Greenland might be especially vulnerable to melting because that area of the Earth sees about 50 percent more warming than the global average. Arctic sea ice, when it exists, reflects the sun's energy back through the atmosphere, but when the sea ice melts and there is open water, the water absorbs the sun's energy and re-radiates it back into the air as heat. Arctic sea ice coverage has decreased over the last few decades, and that decrease will probably continue in the future, leading to accelerated temperature rise over Greenland. Floating ice does not add to sea level, but the Greenland Ice Sheet rests on bedrock that is above sea level.
The researchers looked at two models of the Greenland ice sheet that include some of the important feedback. The first model is a three-dimensional ice sheet model. The second model looks at a transect across the island and was developed by Byron Parizek, associate professor of geosciences and mathematics, Penn State Dubois. To run both models, Robert Nicholas, research associate, EESI, estimated how much warming might take place over Greenland using results from global climate models.
Both the three-dimensional and transect models showed that the time necessary for ice mass loss from the Greenland ice sheet decreases steeply with increases in temperature. Shorter time scales-faster melting-imply faster sea level rise. The interplay between the height-melting feedback and ice flow causes this acceleration.
The researchers said that their analysis suggests that the benefits of reducing greenhouse gas emissions, in terms of avoided sea level rise from the Greenland Ice Sheet, may be greatest if emissions reductions begin before large temperature increases have been realized.
The study is published in the journal of Climate Dynamics.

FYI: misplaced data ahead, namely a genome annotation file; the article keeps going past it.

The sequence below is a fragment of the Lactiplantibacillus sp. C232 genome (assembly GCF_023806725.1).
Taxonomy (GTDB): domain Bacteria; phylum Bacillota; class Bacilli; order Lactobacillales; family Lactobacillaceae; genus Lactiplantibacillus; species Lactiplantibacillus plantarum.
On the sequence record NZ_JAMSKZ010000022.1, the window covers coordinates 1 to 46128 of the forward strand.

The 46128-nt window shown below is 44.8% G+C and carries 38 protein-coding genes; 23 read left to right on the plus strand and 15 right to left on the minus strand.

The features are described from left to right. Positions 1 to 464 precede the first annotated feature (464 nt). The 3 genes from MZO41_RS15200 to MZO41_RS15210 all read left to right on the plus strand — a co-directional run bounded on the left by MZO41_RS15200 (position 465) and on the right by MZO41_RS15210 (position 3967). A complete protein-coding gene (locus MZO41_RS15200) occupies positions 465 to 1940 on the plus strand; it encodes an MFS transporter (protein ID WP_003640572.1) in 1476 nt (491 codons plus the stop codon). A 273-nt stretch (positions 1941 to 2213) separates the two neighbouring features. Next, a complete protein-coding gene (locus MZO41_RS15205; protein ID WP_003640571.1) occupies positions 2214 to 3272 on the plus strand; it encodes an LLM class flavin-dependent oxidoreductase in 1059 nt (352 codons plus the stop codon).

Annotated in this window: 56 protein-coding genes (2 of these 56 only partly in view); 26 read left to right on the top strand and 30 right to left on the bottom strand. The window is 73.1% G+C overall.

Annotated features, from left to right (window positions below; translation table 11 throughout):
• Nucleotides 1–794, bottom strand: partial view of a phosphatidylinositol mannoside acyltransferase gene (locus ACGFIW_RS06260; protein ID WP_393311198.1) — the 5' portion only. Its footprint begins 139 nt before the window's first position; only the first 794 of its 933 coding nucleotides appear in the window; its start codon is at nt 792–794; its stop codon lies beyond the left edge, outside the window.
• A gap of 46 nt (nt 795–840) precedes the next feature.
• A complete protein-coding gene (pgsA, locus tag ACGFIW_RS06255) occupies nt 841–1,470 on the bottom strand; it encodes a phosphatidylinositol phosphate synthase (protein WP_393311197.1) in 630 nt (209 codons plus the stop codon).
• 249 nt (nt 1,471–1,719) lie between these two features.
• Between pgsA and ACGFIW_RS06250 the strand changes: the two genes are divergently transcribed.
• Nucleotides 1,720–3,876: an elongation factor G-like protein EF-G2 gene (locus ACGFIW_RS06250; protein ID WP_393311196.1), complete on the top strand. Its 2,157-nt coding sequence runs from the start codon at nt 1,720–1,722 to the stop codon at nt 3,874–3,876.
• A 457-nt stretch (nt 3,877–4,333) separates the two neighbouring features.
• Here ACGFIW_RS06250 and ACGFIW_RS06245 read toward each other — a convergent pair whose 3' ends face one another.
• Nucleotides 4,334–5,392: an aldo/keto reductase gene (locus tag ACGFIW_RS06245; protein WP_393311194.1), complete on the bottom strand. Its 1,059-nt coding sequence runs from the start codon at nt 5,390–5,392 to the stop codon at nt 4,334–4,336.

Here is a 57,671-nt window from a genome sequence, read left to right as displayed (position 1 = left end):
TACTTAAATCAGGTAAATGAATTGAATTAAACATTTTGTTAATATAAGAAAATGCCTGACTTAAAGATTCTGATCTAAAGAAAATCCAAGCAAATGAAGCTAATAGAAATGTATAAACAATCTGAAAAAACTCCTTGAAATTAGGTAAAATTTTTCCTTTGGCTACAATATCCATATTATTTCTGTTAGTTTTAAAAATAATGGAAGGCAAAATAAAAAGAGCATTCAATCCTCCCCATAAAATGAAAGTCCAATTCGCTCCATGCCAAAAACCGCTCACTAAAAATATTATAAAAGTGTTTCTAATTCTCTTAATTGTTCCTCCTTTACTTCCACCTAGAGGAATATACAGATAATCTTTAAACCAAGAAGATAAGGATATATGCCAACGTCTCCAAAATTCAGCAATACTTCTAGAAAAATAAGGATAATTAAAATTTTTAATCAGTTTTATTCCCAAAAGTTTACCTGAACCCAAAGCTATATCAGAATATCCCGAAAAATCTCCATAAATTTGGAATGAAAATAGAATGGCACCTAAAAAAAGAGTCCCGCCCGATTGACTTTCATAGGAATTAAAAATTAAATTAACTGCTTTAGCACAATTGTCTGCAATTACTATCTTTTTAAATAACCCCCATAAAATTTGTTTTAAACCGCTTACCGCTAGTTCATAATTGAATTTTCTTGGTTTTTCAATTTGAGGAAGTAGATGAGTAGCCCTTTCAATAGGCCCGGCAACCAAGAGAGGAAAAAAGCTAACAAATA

Read more ...

Friday, 20 June 2014

Albino whale spotted off Australia coast

A rare albino whale has been sighted off the coast of Australia on Tuesday.
The albino humpback, nicknamed "Migaloo", was first spotted in 1991 and sibce then researchers have tracked his movements.

The sighting was confirmed by White Whale Research Center Oskar Peterson, reporters have said, adding, the footage of the sea creature has been caught on a mobile phone's camera along the Green Cape in New South Wales.
Peterson told ABC News Australia, "He's quite an amazing sight."
In 2011, whale watchers discovered another all-white humpback and nicknamed him Migaloo Junior.
According to Peterson, the mammal glows in the water like a fluorescent bulb. According to International Business Times, Migaloo Junior does not appear before spectators every year, but Migaloo appears during the annual migration from the Antarctic to the site of breeding along the Great Barrier Reef.
Pictures and videos of Migaloo sighting have been shared on micro-blogging sites.
According to experts, male humpbacks can travel around 140 kilometers a day. Humpback whales are known to survive for as long as 90 years.


Read more ...

Monday, 16 June 2014

Scientists discover massive ocean of water 400 miles underground

Researchers at Northwestern University have found evidence for a massive reservoir of water deep within the Earth's mantle. The reservoir, which is said to be three times the volume of the oceans on the surface, is contained within highly-pressurized rock known as ringwoodite. The scientists hope that their findings, recently published in the journal Science, can shed light on where Earth's oceans came from. "Three times the volume of the oceans on Earth's surface" The team, led by mineralogist Steven Jacobsen, used an array of 2000 seismometers to study how seismic waves generated by earthquakes move through the Earth's interior. The waves' speed changed depending on the type of rock they pass through, and wet ringwoodite has a particular effect on wave velocity. Jacobsen was able to reproduce wet ringwoodite in his lab, and the group's findings matched what he observed in the lab. As it turns out, ringwoodite, under the extreme heat and pressure of the mantle, bleeds water. That water would then become trapped in the transition zone at between roughly 200 and 400 miles underground. The new research lends credence to theories that our oceans originated on Earth. However, more tests will need to be conducted moving forward. Jacobsen's team could only verify that the reservoir exists below the continental United States, so it's unclear how far this "ocean" extends.

Source The Verge
Read more ...

Friday, 9 May 2014